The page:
Bolton will have to play their next two league matches behind closed doors after the club’s safety advisory group decided the Championship strugglers could not guarantee fans at the University of Bolton Stadium would be safe.
The safety group, which is comprised of representatives the local council, police and emergency services, informed the English Football League on Tuesday that it has placed a prohibition notice on the club under the Safety of Sports Grounds Act 1975.
The shock news comes a day before the club are due in the High Court, facing a winding-up petition from HM Revenue and Customs for £1.2million in unpaid tax and other debts.
The whole place is a sh*tshow, basically.
The club told the group it could not address its concerns until after the court hearing, which gave the safety experts little choice but to rule that all supporters will be prevented from entering the ground for the home games against Ipswich on Saturday, April 6, and Middlesbrough on Tuesday, April 9.
The stadium blow comes only two hours after the latest update from chairman Ken Anderson on Bolton’s website, in which he makes no mention of the safety certificate problem but does urge the players to get back to work after they embarked on a 48-hour strike over unpaid wages.
Staff were not paid on time for the second month in a row, with Anderson suggesting their action will not solve anything.
“Obviously, the players’ decision to go on strike is very disappointing and once again, I would reiterate that in my three years at the club, the staff have only been paid late once and yesterday was only the second time,” he said in a statement on the club website.
“Likewise, the players have also only been paid late three times. The reality is that they have always been paid.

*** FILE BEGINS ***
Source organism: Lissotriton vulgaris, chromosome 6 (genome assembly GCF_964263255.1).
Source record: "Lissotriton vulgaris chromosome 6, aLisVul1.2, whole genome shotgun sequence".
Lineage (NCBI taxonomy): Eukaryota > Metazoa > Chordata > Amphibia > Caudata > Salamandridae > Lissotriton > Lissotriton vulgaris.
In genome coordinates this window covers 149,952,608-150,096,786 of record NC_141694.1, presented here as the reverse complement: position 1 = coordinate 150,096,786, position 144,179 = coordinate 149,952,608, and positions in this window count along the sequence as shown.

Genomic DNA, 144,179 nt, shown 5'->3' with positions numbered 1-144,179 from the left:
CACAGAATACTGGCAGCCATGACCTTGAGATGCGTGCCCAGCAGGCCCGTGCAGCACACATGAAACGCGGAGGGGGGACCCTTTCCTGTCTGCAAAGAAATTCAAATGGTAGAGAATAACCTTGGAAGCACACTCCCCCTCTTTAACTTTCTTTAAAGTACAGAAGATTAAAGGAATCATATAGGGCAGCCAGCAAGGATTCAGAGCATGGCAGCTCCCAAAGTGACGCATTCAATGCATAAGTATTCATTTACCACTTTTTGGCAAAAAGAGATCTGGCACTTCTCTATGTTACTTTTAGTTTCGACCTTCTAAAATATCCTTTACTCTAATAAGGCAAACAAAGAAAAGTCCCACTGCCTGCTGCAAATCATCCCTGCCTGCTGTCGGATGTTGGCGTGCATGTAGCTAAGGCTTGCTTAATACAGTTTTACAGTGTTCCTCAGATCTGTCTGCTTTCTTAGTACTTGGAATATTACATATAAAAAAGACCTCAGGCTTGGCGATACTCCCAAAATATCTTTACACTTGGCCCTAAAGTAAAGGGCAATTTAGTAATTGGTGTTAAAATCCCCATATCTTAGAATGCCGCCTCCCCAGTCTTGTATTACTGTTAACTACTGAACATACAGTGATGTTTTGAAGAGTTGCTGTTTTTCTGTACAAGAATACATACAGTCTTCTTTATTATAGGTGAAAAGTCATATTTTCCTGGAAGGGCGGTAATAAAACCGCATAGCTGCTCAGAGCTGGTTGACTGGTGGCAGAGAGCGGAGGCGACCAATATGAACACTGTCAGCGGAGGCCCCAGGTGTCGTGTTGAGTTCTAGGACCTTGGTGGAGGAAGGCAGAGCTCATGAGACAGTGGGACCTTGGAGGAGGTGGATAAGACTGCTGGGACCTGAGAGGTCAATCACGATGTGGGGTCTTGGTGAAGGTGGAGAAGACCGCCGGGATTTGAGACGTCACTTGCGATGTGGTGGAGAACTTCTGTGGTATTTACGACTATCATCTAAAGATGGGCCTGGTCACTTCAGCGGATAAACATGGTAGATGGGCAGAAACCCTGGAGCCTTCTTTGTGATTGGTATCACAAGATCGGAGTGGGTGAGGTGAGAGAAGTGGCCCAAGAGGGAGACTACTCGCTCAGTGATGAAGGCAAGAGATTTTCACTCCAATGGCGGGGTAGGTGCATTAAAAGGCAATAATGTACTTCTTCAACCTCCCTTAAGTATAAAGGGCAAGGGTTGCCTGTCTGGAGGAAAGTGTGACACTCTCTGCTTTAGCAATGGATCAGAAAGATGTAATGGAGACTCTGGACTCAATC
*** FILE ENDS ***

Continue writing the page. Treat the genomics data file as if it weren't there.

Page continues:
“We are not the only club to have paid players late and there are many precedents of this happening.
Indeed, I was told yesterday that at least at one club, the players were buying their own food and doing their own laundry for many weeks, but to the best of my knowledge, none of the players at those clubs went on strike and let’s remember, yesterday was only April 1st, so it is not as if it is weeks late, is it?
“However, I accept that two wrongs don’t make a right and everyone should be paid on time.
“I have read that the players and management staff have said that being paid late does not actually motivate them to go out and perform on the pitch.
“That is fully understandable, but perhaps they could also explain why the results up to Christmas were not exactly impressive either?
“That all said, l have to apologise to all the non-playing staff for the delay in paying their salaries and whilst there are sufficient funds in the club bank accounts to pay them, it is not currently possible until after April 3 for legal reasons and l sincerely apologise to everyone unreservedly for this and would again request their continued patience during these difficult times .
“Fortunately, they did not choose to go on strike and their loyalty to the club cannot be questioned, unlike the players’ decision, which unfortunately has a negative rather than a positive logic behind it.
“I am not quite sure what the players think striking will achieve.”